Snapping Turtle Man

A few days ago I rode Blue Angel on the trail by one of the Rio Grande’s deep irrigation ditches. I’d taken a new route that day and was finally on our last leg home. Not many people are out on the trails during the week, but I slung a face mask over the saddle horn in case I encountered someone walking, horseback riding or riding a bike.

Far in the distance standing by the edge of the ditch,  I saw a stocky man with a backpack and fishing net intently eyeing the water. As I got closer, I noticed he wore no mask. Hadn’t he heard of Covid 19?  I put mine on anyway, preparing to go by him, while my mind swirled with thoughts about his carelessness, his political leanings and his intentions.

As I approached, I fought the urge to pass quickly without speaking.  “Finding anything?” I asked. I assumed he was fishing, then realized he had no rod.

“Yep. About six,” he replied.

“Six what?” I asked, now genuinely curious.

“Snapping turtles. I catch them, clean the mud and leeches off their shells and put them back in the water.”

It took me a beat or two to absorb this. How interesting! I was intrigued by his commitment to the well-being of a species I had never thought much about. 

“Well, thank you!” I blurted through a lump in my throat as Blue and I passed giving a six-foot berth, about the width of the trail. We continued toward home, my heart touched by a stranger's loving action out on the trail.

As I ponder that moment, I'm struck with how often I assume I know what’s going on before I really do. I’m taken aback by how easy it is to judge. I’m amazed at how knowing even a small part of a person’s story makes that person a human being I can relate to.

I didn’t want to linger much longer because Snapping Turtle Man had no mask, but whether he did or didn’t  had become irrelevant to me in the bigger picture. That moment on the trail with a fellow traveler affirmed the goodness of life. If I had hung on to my judgements, I would not have come away inspired by a stranger -- or with a nudge to do one small thing to make someone or something a little more comfortable that day.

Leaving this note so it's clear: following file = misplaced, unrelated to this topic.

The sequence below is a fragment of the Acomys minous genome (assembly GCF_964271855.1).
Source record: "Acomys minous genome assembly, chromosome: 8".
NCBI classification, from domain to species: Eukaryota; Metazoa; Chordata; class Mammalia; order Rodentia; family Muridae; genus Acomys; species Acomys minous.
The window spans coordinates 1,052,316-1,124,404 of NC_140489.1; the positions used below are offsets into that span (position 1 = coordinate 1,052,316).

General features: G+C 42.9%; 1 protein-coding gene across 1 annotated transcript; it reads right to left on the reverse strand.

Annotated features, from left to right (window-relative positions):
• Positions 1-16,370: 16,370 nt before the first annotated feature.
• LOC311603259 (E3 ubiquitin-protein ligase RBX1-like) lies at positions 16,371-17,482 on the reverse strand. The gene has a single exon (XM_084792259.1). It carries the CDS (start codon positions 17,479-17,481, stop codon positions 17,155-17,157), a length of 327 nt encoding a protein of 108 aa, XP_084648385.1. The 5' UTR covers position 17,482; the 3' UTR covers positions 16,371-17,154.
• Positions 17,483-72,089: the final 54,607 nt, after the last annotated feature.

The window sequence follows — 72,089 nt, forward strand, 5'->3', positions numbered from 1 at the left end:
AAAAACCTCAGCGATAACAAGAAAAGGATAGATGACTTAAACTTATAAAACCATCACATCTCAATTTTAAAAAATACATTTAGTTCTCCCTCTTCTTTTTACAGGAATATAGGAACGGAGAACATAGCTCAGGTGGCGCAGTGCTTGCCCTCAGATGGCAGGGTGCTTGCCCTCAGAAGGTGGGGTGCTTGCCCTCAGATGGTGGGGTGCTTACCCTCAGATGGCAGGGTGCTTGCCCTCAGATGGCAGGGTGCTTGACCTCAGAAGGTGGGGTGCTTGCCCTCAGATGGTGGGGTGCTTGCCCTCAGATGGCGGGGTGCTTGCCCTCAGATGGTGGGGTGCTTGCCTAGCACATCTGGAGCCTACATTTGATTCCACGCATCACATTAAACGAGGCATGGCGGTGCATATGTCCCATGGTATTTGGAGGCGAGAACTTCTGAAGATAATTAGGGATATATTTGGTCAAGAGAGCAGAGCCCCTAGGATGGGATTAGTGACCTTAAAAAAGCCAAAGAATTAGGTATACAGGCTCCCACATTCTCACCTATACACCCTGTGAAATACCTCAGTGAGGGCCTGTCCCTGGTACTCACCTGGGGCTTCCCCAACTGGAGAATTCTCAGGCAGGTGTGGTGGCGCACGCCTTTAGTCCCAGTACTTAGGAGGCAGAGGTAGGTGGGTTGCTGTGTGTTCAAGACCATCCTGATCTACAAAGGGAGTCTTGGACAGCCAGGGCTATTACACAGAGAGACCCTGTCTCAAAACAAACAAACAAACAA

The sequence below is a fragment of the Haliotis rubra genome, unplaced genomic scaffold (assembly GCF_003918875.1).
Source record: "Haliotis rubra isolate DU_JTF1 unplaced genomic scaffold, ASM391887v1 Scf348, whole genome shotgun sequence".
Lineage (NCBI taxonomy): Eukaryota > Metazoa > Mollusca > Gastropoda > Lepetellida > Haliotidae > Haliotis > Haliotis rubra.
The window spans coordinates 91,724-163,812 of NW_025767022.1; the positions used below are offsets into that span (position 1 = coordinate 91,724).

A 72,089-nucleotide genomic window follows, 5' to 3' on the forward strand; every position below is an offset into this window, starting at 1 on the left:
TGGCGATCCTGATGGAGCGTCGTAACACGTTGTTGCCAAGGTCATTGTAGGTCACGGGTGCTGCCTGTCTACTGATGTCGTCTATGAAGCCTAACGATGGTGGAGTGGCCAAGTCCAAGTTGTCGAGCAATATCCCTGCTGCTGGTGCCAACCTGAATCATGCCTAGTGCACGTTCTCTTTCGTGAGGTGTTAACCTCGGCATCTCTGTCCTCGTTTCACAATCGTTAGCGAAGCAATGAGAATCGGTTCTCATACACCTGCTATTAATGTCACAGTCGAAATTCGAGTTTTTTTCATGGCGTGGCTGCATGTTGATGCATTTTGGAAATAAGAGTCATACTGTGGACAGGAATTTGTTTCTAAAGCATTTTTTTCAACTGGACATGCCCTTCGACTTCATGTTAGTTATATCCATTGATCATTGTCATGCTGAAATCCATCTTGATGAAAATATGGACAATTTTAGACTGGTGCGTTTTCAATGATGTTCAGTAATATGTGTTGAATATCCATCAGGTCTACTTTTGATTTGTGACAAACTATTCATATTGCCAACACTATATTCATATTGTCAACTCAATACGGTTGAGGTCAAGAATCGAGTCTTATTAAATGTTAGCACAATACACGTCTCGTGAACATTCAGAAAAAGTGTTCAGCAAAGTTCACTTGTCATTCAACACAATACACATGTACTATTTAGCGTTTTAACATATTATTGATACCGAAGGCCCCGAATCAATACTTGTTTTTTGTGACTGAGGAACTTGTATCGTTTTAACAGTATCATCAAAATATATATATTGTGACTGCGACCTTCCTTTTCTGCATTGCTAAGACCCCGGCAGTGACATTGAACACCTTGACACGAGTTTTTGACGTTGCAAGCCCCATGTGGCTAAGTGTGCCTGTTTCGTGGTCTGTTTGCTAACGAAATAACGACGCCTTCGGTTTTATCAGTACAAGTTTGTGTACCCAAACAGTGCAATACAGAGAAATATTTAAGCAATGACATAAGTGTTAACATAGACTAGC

Take out your journal and colored markers:

  • Who have you met lately that wasn’t at all as you had expected?
  • In what ways did you judge that person before you knew at least a part of their story?
  • In what way has your world opened up because you listened to another person’s story?
  • Draw a symbol of what it looks like be in judgement.  
  • Draw another one that shows what happens when you get genuinely curious.
  • What small thing can you do today to make someone or something more comfortable?


Lynn Baskfield  guides her clients through rites of passage with storytelling, writing, creative expression, ritual, retreats, nature and very centrally, the wisdom of horses. A lifelong horsewoman, she partners with horses to evoke insights and learning that her clients cannot get by thinking, reading or talking only.  It is Lynn's experience that when her clients connect with themselves through the horses, confidence, joy and creative solutions emerge naturally.


Lynn holds an M.A in Human Development and is a certified life coach, transformational educator and the author of two books. As owner of SpiritDance Coaching, she has been coaching, training and doing retreats for individuals and teams since 1997. She also trains equine guided professionals around the world. To coach with Lynn or learn more about her work go to

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